“The Baby”— A 21-Year-Old-Baby

“The Baby”

A 21-Year-Old-Baby

Amos Lassen

The Baby is a twisted, psychedelic nightmare of suburban depravity; a “smarmy enterprise that might have made a good Movie of the Week had it been stripped of some of its more questionable and disturbing aspects.” Now that is one way to start a review. You can almost guess what I coming with that introduction. The film centers on a grown man kept in an infantile state by his harridan mother and equally pernicious sisters. “The Baby” is inarguably shocking, but it’s frequently the kind of shock that comes from watching absolutely terrible behavior and situations and not being able to do much about it. Of course, you could walk out but that is no fun.

Ann Gentry (Anjanette Comer) is a social worker that, as the film opens, tears up as she looks at a scrapbook featuring photos of her family. It’s obvious that some sort of trauma has hurt Ann’s husband, as she discusses with her mother- in-law Judith (Beatrice Manley). That particular plot point is left unaddressed once Ann takes on her latest clients, a wealthy Los Angeles family known as the Wadworths. Mrs. Wadsworth (Ruth Roman) welcomes Ann to her mansion and seems to have little unease in talking about her supposedly mentally impaired adult son, a “child” who has always gone by the name Baby (David Mooney, known then as David Manzy). Baby doesn’t walk or talk, is kept in a crib most of the time and wears diapers. This intrigues Ann.

It’s difficult to argue that the film isn’t camp. But there’s something here that undermines camp humor and this is the disturbing imagery, including one sister who uses a cattle prod on the baby, a babysitter who breastfeeds him, and assorted other unseemly activities (including incest).

A power struggle eventually ensues between Ann and the Wadworths, with Baby’s future on the line. The film finally delivers chills in its final act, when Ann’s true motive for being interested in Baby is finally revealed. It’s here that the film for a moment rises above some truly questionable material to offer some more traditional and effective scares. But the whole business is purely without taste.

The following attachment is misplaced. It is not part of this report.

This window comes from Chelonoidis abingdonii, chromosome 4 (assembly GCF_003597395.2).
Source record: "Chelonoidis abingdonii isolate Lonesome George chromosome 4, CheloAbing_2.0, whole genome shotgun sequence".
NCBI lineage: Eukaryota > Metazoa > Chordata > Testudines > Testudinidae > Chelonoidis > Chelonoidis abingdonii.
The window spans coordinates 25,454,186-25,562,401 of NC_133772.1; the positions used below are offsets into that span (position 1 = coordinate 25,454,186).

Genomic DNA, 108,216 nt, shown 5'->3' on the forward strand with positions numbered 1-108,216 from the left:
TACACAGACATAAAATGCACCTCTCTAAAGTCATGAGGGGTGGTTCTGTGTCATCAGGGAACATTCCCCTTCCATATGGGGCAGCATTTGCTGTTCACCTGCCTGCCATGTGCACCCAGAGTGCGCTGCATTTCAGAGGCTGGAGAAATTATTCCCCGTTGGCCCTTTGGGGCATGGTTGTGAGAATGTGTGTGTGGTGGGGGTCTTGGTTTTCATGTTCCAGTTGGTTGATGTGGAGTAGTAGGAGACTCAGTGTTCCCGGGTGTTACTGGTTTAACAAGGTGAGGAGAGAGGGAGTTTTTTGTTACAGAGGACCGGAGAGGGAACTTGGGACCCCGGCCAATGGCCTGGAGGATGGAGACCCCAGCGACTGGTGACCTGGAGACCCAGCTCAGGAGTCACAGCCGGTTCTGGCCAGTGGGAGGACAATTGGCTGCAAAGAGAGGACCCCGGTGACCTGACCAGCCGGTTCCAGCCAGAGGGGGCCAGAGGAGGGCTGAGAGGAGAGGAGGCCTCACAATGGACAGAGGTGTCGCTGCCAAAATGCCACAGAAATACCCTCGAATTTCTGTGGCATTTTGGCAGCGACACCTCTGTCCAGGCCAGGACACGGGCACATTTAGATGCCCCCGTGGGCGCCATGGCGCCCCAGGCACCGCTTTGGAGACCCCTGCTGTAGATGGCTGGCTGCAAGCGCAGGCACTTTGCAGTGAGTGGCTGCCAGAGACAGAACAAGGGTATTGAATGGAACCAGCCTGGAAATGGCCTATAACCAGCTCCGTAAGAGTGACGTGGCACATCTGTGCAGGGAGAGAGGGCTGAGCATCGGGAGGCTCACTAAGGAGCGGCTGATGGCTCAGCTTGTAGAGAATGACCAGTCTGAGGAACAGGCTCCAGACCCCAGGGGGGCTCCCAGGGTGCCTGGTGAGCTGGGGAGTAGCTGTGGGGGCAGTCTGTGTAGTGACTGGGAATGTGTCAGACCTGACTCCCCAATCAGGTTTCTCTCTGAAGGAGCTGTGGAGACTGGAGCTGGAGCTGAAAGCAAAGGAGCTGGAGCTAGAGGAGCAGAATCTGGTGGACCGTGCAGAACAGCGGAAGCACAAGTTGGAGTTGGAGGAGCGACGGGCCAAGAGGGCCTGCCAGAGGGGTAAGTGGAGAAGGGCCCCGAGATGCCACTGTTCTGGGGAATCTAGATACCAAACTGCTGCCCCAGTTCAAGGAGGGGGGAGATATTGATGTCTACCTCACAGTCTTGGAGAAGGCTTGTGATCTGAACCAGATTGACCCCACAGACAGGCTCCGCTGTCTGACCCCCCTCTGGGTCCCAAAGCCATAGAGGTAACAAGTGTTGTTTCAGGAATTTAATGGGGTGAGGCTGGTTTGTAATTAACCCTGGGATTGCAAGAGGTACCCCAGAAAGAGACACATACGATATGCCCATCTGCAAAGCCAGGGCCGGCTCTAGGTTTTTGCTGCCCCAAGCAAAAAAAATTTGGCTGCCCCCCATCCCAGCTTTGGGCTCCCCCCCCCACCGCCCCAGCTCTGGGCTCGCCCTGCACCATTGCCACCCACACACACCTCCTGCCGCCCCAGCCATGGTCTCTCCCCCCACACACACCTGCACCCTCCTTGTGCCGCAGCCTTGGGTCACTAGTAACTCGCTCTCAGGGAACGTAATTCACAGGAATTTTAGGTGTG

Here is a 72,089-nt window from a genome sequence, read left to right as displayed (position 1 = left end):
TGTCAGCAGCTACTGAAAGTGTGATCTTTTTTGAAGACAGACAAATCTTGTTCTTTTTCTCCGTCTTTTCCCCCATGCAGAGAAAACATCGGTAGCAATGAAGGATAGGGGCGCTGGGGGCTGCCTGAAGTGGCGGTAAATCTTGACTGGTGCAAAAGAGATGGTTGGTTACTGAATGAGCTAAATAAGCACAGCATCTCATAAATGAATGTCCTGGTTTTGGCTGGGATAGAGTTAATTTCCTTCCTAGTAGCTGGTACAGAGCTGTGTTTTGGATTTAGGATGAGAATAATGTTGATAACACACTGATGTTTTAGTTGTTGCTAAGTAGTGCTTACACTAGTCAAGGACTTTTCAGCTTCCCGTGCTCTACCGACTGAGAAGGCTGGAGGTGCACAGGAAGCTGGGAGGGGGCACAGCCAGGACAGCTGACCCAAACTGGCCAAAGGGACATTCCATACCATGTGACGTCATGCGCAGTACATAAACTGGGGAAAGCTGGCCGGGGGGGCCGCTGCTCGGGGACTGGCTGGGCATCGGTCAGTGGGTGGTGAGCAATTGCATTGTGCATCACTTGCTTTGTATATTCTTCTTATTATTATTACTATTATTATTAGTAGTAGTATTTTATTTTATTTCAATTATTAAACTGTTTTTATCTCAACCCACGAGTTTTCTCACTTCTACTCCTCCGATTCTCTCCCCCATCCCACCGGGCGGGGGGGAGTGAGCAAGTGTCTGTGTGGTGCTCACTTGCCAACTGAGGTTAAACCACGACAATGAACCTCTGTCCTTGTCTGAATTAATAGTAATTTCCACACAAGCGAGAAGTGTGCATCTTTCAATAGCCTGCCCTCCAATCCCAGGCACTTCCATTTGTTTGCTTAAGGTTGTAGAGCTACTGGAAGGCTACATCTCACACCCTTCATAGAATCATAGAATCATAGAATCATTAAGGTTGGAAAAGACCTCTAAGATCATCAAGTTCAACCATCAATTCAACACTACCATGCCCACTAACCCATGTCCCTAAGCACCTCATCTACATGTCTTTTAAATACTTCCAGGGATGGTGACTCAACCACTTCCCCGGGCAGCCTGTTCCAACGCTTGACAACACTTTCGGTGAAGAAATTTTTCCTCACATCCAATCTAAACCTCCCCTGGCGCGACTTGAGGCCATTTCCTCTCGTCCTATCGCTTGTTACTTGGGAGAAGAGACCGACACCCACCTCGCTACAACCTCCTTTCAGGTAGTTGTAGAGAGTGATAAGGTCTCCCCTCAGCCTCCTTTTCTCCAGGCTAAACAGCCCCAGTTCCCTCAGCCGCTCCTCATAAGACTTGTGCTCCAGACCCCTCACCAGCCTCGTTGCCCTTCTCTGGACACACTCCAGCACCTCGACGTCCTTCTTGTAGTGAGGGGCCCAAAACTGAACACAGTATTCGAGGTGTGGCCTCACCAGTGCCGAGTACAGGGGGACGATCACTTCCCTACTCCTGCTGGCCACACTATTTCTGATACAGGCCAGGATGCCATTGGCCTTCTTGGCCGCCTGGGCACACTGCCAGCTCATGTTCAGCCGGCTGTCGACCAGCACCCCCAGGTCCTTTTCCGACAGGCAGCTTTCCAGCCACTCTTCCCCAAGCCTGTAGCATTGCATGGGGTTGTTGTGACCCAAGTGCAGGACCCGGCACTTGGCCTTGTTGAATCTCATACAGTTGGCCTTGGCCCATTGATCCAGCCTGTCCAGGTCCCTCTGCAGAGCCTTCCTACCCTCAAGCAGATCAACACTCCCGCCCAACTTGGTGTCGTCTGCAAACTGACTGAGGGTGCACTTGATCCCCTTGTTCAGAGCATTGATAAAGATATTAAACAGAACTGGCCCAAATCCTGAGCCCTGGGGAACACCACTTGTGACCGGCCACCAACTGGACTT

This story sounds somewhat familiar, and that is because this is not the only time this story has been told. I don’t want to give too much more of the plot away, but if you’re seeing this for the first time, you’re in for a surprise.

The film has some very morbid scenes. A babysitter goes to Baby’s room to comfort the full-sized infant and he forcefully starts feasting on her breast. She doesn’t reject him, and when the family bursts into the room, Mrs. Wadsworth starts whipping the hell out of the poor girl, leaving her with a mouth full of blood. Other sick scenes have Baby being punished with a long shock stick, and Hill is seen disrobing and getting into Baby’s crib in the middle of the night. Some of the scenes with Baby resemble a tasteless skit. It’s the tension between Comer’s character and the trio of crazy females that make this film interesting. Also, you might never forget the ending.

SPECIAL EDITION CONTENTS

1.85:1 and 1.33:1 versions of the feature

High Definition Blu-ray (1080p) presentation

Original uncompressed PCM mono audio

Optional English subtitles for the deaf and hard of hearing

Brand new audio commentary by Travis Crawford

Down Will Come Baby a new retrospective with film professor Rebekah McKendry

Tales from the Crib archival audio Interview with director Ted Post

Baby Talk archival audio Interview with Star David Mooney

Theatrical Trailer

Reversible sleeve featuring newly commissioned artwork by The Twins of Evil

FIRST PRESSING ONLY: Collector s booklet featuring new writing by Kat Ellinger

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